1985 - Volume #9, Issue #5, Page #29[ Sample Stories From This Issue | List of All Stories In This Issue | Print this story | Read this issue]
Underground Grain StorageAn Australian grain farmer who needed long-term storage but couldn't justify construction of new structures went underground to come up with reliable storage at 1/5th the cost.
Wally Thorn, who farms near Glen Alice in New South Wales, dug a 79 ft. long pit that's 14 ft. wide to store about 5,500 bu. of small grain. He figures he can store grain indefinitely in the underground bin at an initial cost far below the cost of above ground permanent structures.
"It cost about $600 to dig the pit and get to the point where it's ready to hold grain. To cover it over will cost about another $200," says Thorn, who plans to build more "pit grain bins" if his first is as successful as he hopes. "It's a cheap form of long term storage. I don't anticipate any insect damage or moisture problems."
In-ground storage of grain is not a new idea in Australia. Many farmers in the area have recollections of underground storage pits built years ago during severe droughts that were opened after 10 years or more with no sign of damage.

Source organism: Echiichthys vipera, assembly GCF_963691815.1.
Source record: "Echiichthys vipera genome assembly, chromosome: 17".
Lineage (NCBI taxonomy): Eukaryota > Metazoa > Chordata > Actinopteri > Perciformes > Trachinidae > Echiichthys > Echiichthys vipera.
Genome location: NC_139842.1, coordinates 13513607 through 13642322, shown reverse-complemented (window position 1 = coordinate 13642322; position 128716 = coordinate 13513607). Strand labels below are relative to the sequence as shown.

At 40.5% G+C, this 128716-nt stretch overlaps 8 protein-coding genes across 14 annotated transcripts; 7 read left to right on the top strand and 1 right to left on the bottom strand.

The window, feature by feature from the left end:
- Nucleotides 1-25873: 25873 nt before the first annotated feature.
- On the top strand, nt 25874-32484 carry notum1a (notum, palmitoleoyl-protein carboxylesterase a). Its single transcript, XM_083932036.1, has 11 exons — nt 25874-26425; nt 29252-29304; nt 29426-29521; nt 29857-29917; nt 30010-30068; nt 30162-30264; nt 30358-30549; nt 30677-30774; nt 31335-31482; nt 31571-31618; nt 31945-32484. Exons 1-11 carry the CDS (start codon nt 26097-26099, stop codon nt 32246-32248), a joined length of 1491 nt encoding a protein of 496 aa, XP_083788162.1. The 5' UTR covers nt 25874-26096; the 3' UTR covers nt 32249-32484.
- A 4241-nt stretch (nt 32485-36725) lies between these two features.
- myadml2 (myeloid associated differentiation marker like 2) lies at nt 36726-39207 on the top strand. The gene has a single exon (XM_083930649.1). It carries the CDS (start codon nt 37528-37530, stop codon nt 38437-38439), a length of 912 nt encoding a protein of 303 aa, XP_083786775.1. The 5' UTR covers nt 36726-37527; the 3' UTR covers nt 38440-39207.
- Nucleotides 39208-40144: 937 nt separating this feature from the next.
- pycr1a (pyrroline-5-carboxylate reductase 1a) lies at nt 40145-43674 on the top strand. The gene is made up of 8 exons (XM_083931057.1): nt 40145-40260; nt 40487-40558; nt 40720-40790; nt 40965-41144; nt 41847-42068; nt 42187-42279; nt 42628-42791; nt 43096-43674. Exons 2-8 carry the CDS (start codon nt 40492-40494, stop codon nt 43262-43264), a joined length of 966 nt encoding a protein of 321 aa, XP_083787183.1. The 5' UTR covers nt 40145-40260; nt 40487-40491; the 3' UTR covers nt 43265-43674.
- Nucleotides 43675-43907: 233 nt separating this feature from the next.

Alan Andrews, researcher at the Agricultural Engineering Center at Glenfield has researched the underground storage idea.
"It's certainly quite a lot cheaper than traditional methods of storing grain and, if done well, can make the grain very secure. It's fairly important to place the pit correctly. It must be on a well-drained site where water is not going to lie around," Andrews cautions.
He recommends that farmers only store small grain with a moisture content of 13% or less. He says completely wrapping the grain in plastic is probably unnecessary and he recommends just a sheet extending over the top and down the side of the pit part way. He says the layer of soil over the top of the plastic ù as much as 20 in. ù is what keeps out most pests. Pits are emptied from one end, which is left open, by tractor loaders and augers.
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